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Communication Scholar Suggests Strategies to Build Language, Listening Skills

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This story looks at how a parent can bolster a child's communication skills.

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A New Look at Language Delay in Children With Autism

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A new study by a linguistics professor and an alumnus from The University of Texas at Austin sheds light on a well-known linguistic characteristic of autistic children — their reluctance to use pronouns — paving the way for more accurate diagnostics.

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Eye-Tracking Technology Aids Wichita State Student's Research on Infant Behavior

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Wichita State University grad student Jennifer Francois is conducting research that studies the ways in which infants' eyes track their mothers' faces -- a small detail that can have a big impact on a child's foundation for future language development.

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Online Crowdsourcing Meets Speech Therapy

Crowdsourcing – where responses to a task are aggregated across a large number of individuals – can be an effective tool for rating sounds in speech disorders research, according to a study by NYU’s Steinhardt School of Culture, Education, and Human Development.

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Communicating Emotions

Mandarin-speakers rely more on tone of voice rather than on facial cues to understand emotion compared to English-language speakers. This may be a result of the limited eye contact and more restrained facial expressions common in East Asian cultures.

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Tracing Languages Back to Their Common Ancestors Through the Statistics of Sound Shifts

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A statistical technique that sorts out when changes to words’ pronunciations most likely occurred in the evolution of a language offers a renewed opportunity to trace words and languages back to their earliest common ancestor or ancestors.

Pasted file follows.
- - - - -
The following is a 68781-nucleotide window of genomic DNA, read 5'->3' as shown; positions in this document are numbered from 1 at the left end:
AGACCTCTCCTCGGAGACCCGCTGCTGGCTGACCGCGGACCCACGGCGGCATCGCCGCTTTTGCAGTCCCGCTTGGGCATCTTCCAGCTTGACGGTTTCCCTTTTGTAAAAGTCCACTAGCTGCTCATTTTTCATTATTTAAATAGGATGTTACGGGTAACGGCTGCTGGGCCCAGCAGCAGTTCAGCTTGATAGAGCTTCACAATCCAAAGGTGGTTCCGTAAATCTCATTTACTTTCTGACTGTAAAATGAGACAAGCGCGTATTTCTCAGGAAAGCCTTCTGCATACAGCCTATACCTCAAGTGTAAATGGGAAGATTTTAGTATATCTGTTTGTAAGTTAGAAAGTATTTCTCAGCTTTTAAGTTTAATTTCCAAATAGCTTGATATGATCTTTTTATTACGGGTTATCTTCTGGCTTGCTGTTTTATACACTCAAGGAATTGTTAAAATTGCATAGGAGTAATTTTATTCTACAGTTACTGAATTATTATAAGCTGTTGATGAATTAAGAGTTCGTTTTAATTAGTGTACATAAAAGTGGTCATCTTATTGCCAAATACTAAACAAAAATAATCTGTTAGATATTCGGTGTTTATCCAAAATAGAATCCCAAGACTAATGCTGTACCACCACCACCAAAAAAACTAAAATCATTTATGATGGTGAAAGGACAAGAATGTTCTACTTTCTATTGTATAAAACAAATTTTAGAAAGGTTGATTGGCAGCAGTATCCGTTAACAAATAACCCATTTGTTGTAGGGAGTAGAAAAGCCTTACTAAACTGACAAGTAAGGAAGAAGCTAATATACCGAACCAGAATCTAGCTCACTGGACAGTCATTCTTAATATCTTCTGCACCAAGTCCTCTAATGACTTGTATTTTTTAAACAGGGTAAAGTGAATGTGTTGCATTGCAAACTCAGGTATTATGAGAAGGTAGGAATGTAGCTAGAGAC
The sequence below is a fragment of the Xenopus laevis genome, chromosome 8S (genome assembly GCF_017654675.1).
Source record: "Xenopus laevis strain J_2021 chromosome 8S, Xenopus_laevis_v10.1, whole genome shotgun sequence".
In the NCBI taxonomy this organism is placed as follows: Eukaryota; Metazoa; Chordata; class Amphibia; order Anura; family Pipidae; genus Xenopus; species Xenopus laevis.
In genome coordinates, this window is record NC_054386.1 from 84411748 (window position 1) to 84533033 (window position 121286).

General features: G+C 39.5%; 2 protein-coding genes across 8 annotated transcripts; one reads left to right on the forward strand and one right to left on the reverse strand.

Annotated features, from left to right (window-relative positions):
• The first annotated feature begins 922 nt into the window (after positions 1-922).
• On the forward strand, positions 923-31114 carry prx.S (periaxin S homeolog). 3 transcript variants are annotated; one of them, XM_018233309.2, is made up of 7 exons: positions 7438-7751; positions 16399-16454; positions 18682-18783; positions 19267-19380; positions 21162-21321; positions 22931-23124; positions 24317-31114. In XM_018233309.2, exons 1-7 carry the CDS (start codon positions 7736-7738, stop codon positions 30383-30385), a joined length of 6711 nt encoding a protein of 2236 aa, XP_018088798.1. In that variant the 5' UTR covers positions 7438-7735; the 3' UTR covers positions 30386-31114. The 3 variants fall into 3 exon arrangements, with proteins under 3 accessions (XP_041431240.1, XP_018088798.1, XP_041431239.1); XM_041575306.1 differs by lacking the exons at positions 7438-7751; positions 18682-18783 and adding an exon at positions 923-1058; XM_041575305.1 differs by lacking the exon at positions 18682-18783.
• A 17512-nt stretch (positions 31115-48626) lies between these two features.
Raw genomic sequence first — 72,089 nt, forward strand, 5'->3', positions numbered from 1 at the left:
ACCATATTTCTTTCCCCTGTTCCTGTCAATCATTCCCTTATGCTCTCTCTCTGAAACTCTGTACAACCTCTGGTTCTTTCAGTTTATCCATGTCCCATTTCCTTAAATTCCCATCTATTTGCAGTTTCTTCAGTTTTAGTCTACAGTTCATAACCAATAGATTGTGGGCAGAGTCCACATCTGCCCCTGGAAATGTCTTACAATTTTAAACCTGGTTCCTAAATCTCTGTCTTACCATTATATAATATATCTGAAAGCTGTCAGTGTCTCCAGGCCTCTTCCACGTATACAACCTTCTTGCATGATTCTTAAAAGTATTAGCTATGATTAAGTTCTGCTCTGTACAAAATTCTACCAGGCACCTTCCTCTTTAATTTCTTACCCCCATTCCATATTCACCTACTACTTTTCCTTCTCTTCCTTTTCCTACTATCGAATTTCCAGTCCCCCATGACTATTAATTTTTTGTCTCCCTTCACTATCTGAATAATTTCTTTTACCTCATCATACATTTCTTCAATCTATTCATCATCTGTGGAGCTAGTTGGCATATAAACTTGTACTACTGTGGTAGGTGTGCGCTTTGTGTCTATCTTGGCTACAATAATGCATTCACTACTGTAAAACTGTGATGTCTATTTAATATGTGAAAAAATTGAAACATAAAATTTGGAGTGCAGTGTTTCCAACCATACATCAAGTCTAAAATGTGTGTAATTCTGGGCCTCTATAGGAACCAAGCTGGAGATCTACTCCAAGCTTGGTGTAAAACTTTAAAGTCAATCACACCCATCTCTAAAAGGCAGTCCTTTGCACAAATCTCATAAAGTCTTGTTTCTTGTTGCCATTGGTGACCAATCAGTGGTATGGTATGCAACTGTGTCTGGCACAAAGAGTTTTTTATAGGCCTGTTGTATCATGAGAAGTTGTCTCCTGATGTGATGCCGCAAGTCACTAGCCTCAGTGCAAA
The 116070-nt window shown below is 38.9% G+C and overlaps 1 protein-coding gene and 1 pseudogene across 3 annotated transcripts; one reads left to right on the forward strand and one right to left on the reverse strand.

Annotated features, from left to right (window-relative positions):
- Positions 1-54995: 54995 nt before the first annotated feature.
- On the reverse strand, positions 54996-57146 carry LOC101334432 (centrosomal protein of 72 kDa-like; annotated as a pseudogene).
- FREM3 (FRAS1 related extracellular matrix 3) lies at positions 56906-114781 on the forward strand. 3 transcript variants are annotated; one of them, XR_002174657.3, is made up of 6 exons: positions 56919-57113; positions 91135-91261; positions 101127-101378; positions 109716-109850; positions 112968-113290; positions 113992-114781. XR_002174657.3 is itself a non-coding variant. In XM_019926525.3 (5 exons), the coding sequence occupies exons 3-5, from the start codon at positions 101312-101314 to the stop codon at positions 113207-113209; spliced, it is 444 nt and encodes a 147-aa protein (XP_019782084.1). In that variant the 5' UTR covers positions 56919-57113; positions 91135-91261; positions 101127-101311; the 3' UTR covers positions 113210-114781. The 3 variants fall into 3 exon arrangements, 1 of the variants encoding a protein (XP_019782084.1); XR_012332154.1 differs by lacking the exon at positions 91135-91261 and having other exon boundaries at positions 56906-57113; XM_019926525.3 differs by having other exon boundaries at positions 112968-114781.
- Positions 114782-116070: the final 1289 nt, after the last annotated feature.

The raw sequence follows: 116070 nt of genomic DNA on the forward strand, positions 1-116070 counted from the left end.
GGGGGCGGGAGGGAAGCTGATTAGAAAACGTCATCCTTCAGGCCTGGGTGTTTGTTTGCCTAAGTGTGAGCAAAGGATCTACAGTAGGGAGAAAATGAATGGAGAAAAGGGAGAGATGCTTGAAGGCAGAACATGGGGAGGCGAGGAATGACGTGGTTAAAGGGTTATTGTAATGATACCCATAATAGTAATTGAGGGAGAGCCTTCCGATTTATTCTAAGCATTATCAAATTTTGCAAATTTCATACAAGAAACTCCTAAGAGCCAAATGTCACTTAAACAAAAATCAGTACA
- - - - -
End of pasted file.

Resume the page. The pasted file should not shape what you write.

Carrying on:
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Crowdsourcing a Valid Option for Gathering Speech Ratings

Crowdsourcing – where responses to a task are aggregated across a large number of individuals recruited online – can be an effective tool for rating sounds in speech disorders research, according to a study by NYU’s Steinhardt School of Culture, Education, and Human Development.

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F-Bombs Notwithstanding, All Languages Skew Toward Happiness

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Arabic movie subtitles, Korean tweets, Russian novels, Chinese websites, English lyrics, and even the war-torn pages of the New York Times—research from the University of Vermont, examining billions of words, shows that these sources—and all human language—skews toward the use of happy words. This Big Data study confirms the 1969 Pollyanna Hypothesis that there is a universal human tendency to “look on and talk about the bright side of life.”

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Do Infants Judge Others’ Language Proficiency? It Depends on Their Own, Research Shows

Monolingual infants expect others to understand only one language, an assumption not held by bilingual infants, a study by researchers at New York University and McGill University has found.

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Serious Monkey Business: Linguistic Methods Uncover Sophisticated Meanings and Monkey Dialects

The same species of monkeys located in separate geographic regions use their alarm calls differently to warn of approaching predators, a linguistic analysis by a team of scientists reveals. The study reveals that monkey calls have a more sophisticated structure than was commonly thought.